The sharp toll of the bell snaps me back to my seat. It rings like an elevator door, I mean, if an elevator was stuck opening and closing on one floor. Sliding my tablet off the desk and into my shoulder bag, I move to the door. I keep my head down, avoiding eye contact, and make an L straight down the column of desks out of the classroom. My next period is art history, then human geography. I always try to get to art history early. The instructor, Ana, is one of the younger staff at the school. She’s my only instructor who doesn’t teach from the module. The past few weeks we’ve been studying community-based art movements in the late twentieth century. When I walk into the classroom, Ana’s putting the finishing touches on today’s material, choosing key images for the discussion workshop at the end of the period. I file in closer to the front of the room, draping my shoulder bag around the chair back while she absently works. A few moments go by and she greets me with a small smile, asking what I think of the discussion images for today. Ana asks for my opinion sometimes, part of the reason I show up early. I like to think that she trusts me with this part of the material, and I feel a flicker of pride and gratitude in moments like this. Today we’re looking at collectives that were able to reconceptualize condemned or empty spaces to build sites of collaboration. I ask her to stop at the last photograph in the slide deck: a side profile of a woman in white looking out into a bed of plants that have overtaken an abandoned lot. Her eyes are partly closed, looking in the direction of younger children tending to flowers bigger than my hand. She admires the small plot of land lovingly, and I wonder what she sees, what’s growing here in her eyes. Ana remarks that the image depicts one of many community gardens started by the woman in the photograph. When lots were abandoned in New York, she and her collaborators threw seed bags over the chain-linked fences, creating parks that ended up lasting for decades as sites of protest, learning, and sanctuary within the city. I run my fingers along the edge of my tablet as my classmates start to file into the room.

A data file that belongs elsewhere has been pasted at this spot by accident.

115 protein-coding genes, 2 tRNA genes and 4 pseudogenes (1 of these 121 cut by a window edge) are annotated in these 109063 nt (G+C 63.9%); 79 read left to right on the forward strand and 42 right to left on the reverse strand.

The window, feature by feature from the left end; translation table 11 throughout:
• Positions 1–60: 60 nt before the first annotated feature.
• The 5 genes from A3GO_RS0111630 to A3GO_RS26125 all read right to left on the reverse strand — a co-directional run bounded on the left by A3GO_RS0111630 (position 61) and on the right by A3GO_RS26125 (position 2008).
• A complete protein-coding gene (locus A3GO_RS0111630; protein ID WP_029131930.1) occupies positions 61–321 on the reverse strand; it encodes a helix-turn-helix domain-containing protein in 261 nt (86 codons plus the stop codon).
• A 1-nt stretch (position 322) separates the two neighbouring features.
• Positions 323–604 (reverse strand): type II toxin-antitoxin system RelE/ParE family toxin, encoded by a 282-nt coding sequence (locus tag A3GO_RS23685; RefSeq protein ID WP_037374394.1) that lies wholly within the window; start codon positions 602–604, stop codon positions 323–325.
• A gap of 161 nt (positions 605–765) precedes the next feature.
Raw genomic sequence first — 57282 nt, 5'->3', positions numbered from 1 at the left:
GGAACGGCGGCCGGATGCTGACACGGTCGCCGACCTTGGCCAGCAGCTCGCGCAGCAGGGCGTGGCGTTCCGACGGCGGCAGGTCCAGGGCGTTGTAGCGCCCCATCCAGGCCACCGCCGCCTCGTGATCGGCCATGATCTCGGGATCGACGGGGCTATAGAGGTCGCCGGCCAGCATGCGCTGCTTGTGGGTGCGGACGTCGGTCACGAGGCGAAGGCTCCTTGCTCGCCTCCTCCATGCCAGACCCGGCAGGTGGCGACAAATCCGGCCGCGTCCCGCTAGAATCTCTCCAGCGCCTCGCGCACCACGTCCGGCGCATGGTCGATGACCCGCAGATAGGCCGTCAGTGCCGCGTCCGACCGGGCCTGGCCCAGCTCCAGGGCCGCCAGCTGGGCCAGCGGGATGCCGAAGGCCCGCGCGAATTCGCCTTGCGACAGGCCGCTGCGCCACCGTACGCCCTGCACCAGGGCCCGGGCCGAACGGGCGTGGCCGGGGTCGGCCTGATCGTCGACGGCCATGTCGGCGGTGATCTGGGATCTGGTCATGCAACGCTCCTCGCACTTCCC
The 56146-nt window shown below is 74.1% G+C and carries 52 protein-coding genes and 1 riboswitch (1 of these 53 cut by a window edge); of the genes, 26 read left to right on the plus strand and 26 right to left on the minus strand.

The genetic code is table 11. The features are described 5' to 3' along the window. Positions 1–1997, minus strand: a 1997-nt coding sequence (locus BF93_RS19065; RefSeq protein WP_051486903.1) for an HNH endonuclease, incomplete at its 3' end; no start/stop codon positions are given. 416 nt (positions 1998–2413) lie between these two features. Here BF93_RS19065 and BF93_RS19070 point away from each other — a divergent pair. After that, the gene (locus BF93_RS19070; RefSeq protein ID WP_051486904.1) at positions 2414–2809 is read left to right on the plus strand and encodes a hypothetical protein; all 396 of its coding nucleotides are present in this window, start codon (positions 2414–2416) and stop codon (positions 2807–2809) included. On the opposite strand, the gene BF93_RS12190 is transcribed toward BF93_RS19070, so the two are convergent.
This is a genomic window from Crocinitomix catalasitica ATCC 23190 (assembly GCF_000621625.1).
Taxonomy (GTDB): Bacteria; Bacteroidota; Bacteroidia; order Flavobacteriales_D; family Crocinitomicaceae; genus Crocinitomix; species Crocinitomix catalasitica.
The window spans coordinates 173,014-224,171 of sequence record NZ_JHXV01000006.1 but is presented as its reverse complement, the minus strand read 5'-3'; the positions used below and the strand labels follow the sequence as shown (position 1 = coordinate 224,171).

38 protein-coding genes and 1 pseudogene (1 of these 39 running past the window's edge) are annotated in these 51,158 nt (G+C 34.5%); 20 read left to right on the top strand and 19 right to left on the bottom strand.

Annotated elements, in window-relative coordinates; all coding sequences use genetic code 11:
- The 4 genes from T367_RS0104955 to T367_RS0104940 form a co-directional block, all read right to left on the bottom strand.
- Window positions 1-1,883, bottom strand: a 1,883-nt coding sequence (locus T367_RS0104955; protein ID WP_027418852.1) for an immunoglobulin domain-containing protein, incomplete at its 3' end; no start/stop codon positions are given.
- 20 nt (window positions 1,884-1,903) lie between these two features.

The black-and-white photo remained on my mind for the rest of the day. I kept returning to the image of the woman. On my ride home I stopped at the public park in our town center. Space for trails and gardens had long been encroached by developments. Real-estate agents saw the walking paths as the perfect amenity for residents and my parents stopped frequenting them long ago. They were so crowded you were better off walking into the suburbs. Our park looks nothing like the photograph, two exact rectangular fields with a few trees growing in the corner to my left and an outbuilding with cameras and restrooms to the right. I stared out into the field trying to mirror the pose of the photograph, but I felt nothing, there was nothing to see here. 

That night I found myself lost in a dream. I awoke to light flooding in through the window. My window faces our neighbors and never once showed anything but a sliver of light when the sun is directly over the building. But a radiant glow poured in through the window. A sheer curtain coated the frame of light bleeding in, painting this space that was not quite my own a soft orange. After a moment I moved past the curtain, staring out into the light. A beautiful tree was blooming across the street, with wispy branches falling like locks of hair, dotted with hundreds of pink flowers. Surrounding the tree was a fenced-in lot. Bricks and debris covered the outskirts, but grasses sheltered the tree. The arc of the trunk knelt over these shrubs, shading them. I knew in that moment that my expression was the same as the woman in the photograph. 

I opened my eyes to find the glow had dissipated, leaving only the smooth plaster of my ceiling. I dreamt of New York often, but I never remember seeing that place again. Weeks later I scoured our family photographs, looking for proof that the place in my dream had really existed. On the third page of a small album tucked into the top of the bookcase, was a blurry still of my grandmother. Bathed in the same light I had seen illuminating the tree, she was dancing in a small grass field. A walking path cut across the bottom of the photo, a faded stream of bricks and tiles dotted with moss. The backdrop ends at a black iron fence shrouded in leaves. My grandmother’s figure is turning, and her skirt folds and waves in response. Stuck in motion, wavering in the light, I knew that in my dream and Ana’s photograph all three of us shared the feeling of this space. I wish I had found the photograph years ago, when my grandmother was still alive, and asked her about that feeling. My gut sank with the knowledge that this place had been swept away, absorbed into the river or the harbor. I bit my lip. I wished the city had never flooded, that the three of us could have been together in the garden if only for a moment.